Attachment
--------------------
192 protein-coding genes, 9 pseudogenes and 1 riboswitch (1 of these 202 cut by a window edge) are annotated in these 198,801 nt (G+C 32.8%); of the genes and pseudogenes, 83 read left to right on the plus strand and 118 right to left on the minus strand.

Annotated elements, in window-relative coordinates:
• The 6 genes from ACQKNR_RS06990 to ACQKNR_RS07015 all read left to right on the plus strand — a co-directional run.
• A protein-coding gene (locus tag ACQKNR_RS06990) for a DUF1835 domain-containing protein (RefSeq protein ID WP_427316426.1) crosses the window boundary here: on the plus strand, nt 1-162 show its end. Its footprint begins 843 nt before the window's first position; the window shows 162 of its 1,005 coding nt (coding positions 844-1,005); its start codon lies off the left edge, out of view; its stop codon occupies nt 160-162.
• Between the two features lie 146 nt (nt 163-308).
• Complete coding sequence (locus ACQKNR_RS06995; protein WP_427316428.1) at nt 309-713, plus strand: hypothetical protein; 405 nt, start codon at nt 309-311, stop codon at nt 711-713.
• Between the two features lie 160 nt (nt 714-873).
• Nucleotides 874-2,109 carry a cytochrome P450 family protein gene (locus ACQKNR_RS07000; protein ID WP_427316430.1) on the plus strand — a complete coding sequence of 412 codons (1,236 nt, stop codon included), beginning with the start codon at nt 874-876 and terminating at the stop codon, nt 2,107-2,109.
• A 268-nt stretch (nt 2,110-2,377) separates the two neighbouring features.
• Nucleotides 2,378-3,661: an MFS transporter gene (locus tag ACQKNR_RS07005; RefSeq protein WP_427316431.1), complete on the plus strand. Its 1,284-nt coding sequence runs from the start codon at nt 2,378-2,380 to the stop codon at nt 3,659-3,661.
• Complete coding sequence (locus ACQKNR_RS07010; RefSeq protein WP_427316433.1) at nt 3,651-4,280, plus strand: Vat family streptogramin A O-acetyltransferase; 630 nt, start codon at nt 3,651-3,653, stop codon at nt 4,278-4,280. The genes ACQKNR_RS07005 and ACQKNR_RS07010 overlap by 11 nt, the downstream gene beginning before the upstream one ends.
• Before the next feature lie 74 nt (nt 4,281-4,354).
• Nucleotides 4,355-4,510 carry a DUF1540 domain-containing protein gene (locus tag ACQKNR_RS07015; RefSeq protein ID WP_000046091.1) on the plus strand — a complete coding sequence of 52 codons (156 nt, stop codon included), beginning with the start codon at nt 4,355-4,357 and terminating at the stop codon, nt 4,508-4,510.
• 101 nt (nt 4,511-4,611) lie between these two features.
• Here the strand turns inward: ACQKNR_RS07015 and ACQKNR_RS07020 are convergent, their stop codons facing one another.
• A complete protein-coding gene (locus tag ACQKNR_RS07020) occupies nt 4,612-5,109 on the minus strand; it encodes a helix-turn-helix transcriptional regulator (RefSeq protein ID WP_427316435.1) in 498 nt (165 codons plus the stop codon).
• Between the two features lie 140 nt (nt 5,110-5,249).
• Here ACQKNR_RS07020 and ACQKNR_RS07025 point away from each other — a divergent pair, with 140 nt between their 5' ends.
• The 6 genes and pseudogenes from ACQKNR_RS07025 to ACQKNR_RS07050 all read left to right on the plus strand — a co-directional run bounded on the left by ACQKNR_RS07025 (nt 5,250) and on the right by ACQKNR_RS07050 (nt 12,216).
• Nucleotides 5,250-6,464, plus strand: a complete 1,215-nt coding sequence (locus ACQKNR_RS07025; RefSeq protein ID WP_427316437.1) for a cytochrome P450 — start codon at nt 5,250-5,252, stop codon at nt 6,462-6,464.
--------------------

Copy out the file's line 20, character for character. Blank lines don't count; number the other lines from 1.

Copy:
• Nucleotides 5,250-6,464, plus strand: a complete 1,215-nt coding sequence (locus ACQKNR_RS07025; RefSeq protein ID WP_427316437.1) for a cytochrome P450 — start codon at nt 5,250-5,252, stop codon at nt 6,462-6,464.